Flipping the calendar to June 2015 has provided the kind of dread that can only be rivaled by scheduled root canal work or an IRS audit—especially for those who deal with dual Environment, Health and Safety (EH&S) and shipping responsibilities within their company. June 1 was the date mandated by the Occupational Health and Safety Administration (OSHA) for all chemical suppliers and formulators to be compliant with new safety data sheet (SDS) and label requirements for the new Global Harmonization System (GHS), which was adopted in 2012.
During the GHS discussion phase of the regulatory proposal process, the Adhesive and Sealant Council (ASC) made a point of urging that implementation of the new rule be phased in to allow chemical manufacturers to first get their labels and paperwork in order. This would allow formulators adequate time to receive the needed data from their suppliers to create their own SDSs and labels. For whatever reason, OSHA failed to heed our warning that they were creating a compliance logjam that could be impossible for some companies to navigate.
As our members began to work through various GHS compliance requirements, it didn’t take long for us to begin hearing about the challenges some companies were going to be facing as they collected information from supplier companies to properly label and provide safe data for sometimes hundreds of product offerings. Last fall, the ASC and several other associations representing the formulator community formally petitioned OSHA to provide downstream manufacturers with relief by pushing their compliance date back to 2017. In addition, we had face-to-face meetings with OSHA personnel. While we didn’t get the originally asked-for extension, the agency did make some significant concessions and—just as importantly—put them in writing.
This enforcement guidance lays out in black and white what inspections officers should be looking for to demonstrate due diligent efforts by manufacturers to obtain chemical hazard information from those companies farther up the supply chain. (The enforcement guideline can be found at www.osha.gov/dep/enforcement/hazcom_enforcement-memo.html.)The agency document defines what will demonstrate “reasonable diligence” and “good faith efforts.” The guidance concludes that OSHA inspectors will expect a manufacturer to provide documentation of its efforts to:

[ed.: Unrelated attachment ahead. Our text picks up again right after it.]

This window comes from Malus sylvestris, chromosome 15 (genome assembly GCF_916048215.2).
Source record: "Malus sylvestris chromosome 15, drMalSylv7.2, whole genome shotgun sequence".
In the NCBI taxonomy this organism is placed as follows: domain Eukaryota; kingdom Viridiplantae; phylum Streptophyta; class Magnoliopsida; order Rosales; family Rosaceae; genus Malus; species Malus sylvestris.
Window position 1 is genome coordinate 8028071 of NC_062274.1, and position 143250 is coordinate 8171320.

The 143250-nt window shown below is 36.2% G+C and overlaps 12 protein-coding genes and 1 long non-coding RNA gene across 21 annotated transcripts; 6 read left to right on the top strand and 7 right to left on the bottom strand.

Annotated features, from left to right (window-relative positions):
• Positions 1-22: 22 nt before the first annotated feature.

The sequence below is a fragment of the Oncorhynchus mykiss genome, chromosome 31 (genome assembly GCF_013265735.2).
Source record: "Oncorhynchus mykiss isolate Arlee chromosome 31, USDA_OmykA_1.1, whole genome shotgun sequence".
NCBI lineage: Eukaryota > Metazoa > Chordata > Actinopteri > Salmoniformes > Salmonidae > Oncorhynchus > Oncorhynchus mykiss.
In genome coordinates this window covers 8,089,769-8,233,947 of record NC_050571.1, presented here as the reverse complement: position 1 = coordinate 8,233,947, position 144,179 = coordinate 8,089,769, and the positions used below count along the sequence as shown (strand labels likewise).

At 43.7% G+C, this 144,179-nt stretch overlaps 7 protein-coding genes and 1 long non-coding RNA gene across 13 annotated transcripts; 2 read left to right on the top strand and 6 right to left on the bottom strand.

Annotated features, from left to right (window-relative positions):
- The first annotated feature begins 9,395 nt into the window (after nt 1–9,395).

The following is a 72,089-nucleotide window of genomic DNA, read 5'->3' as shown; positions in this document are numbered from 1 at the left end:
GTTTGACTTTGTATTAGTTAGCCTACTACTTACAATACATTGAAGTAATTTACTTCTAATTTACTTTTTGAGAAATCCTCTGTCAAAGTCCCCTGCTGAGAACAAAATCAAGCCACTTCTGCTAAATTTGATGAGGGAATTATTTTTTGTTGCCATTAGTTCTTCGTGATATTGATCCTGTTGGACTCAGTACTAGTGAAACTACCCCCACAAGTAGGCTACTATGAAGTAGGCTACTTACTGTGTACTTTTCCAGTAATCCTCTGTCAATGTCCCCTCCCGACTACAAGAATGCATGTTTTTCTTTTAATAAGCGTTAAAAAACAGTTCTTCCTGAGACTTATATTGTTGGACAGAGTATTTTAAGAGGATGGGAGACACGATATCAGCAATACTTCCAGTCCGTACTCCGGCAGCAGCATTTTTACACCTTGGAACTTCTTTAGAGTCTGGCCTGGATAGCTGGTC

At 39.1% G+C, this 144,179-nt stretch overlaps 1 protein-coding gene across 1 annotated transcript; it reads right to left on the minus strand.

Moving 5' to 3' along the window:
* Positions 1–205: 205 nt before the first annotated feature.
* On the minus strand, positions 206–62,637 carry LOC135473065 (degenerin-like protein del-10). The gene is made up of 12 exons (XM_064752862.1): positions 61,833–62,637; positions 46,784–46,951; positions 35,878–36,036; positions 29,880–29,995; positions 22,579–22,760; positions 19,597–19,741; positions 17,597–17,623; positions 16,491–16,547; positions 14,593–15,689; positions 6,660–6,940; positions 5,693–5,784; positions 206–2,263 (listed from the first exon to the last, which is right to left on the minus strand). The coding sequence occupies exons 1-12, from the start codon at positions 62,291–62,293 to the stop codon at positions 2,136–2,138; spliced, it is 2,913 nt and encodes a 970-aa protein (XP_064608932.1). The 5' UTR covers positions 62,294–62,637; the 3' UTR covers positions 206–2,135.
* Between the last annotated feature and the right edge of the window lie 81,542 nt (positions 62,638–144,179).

• Obtain classification information and SDSs from upstream suppliers
• Find hazard information from alternative suppliers (chemical registries)
• Classify the data themselves
I think the important take-away from this is that it is unlikely an OSHA inspector will simply accept the excuse that a manufacturer asked his upstream supplier for this information and it wasn’t provided. OSHA is going to be looking for convincing evidence that formulators have made—and documented—some effort on their own to come up with that information.
With regard to drop-dead dates, OSHA now says that manufacturers have six months after they get all relevant information on a particular product to complete and publish an SDS for the product—and another six months to have the product labeled. This says to me that manufacturers should document dates when all information is in their hands for the development of the safety information because that will, to an OSHA inspector, serve as starting the final clock for creating SDSs and labels for that particular product.
In addition, it is also important as a formulator that you let your customers know what is happening. While OSHA has granted you more time through its inspection procedures, your customers will most likely be unaware of that reprieve. Share with them some of the challenges you may be having in obtaining information from your suppliers and let them know you are working as quickly as possible to update the information you provide them. You may even want to point them to the OSHA guidance document.
In addition, it is probably important that you keep a hard copy of the OSHA enforcement guidance in your shipping department just in case some of the companies that handle the transportation of your products raise questions about why the new GHS pictograms or label language are not displayed on your packaging. This enforcement directive should give adhesive and sealant formulators the time to square away everything they need for developing accurate SDSs and labels without having to worry about an OSHA inspector challenging their commitment to compliance with the new GHS regulations.
Any views or opinions expressed in this column are those of the author and do not represent those of ASI, its staff, Editorial Advisory Board or BNP Media.